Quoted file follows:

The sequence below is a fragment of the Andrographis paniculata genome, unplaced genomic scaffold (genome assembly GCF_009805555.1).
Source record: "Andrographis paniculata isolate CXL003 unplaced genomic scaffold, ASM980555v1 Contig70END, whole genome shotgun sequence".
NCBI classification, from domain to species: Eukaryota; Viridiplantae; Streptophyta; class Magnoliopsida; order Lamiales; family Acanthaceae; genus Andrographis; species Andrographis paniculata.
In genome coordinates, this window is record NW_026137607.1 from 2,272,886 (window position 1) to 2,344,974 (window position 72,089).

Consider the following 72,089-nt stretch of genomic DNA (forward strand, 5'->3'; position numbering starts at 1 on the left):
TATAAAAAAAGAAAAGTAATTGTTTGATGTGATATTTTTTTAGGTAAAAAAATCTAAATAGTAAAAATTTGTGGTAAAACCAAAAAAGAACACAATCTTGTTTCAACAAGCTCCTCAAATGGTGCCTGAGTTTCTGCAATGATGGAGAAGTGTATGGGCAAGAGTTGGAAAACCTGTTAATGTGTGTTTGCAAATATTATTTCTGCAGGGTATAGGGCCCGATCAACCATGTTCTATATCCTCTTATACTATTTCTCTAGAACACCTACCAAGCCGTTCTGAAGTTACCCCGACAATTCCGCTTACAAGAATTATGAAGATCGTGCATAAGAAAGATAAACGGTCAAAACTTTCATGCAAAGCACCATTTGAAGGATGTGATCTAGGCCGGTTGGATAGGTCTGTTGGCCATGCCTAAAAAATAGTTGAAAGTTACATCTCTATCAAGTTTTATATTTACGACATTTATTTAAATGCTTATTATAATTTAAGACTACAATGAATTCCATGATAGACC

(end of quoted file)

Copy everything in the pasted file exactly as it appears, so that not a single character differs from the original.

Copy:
The sequence below is a fragment of the Andrographis paniculata genome, unplaced genomic scaffold (genome assembly GCF_009805555.1).
Source record: "Andrographis paniculata isolate CXL003 unplaced genomic scaffold, ASM980555v1 Contig70END, whole genome shotgun sequence".
NCBI classification, from domain to species: Eukaryota; Viridiplantae; Streptophyta; class Magnoliopsida; order Lamiales; family Acanthaceae; genus Andrographis; species Andrographis paniculata.
In genome coordinates, this window is record NW_026137607.1 from 2,272,886 (window position 1) to 2,344,974 (window position 72,089).

Consider the following 72,089-nt stretch of genomic DNA (forward strand, 5'->3'; position numbering starts at 1 on the left):
TATAAAAAAAGAAAAGTAATTGTTTGATGTGATATTTTTTTAGGTAAAAAAATCTAAATAGTAAAAATTTGTGGTAAAACCAAAAAAGAACACAATCTTGTTTCAACAAGCTCCTCAAATGGTGCCTGAGTTTCTGCAATGATGGAGAAGTGTATGGGCAAGAGTTGGAAAACCTGTTAATGTGTGTTTGCAAATATTATTTCTGCAGGGTATAGGGCCCGATCAACCATGTTCTATATCCTCTTATACTATTTCTCTAGAACACCTACCAAGCCGTTCTGAAGTTACCCCGACAATTCCGCTTACAAGAATTATGAAGATCGTGCATAAGAAAGATAAACGGTCAAAACTTTCATGCAAAGCACCATTTGAAGGATGTGATCTAGGCCGGTTGGATAGGTCTGTTGGCCATGCCTAAAAAATAGTTGAAAGTTACATCTCTATCAAGTTTTATATTTACGACATTTATTTAAATGCTTATTATAATTTAAGACTACAATGAATTCCATGATAGACC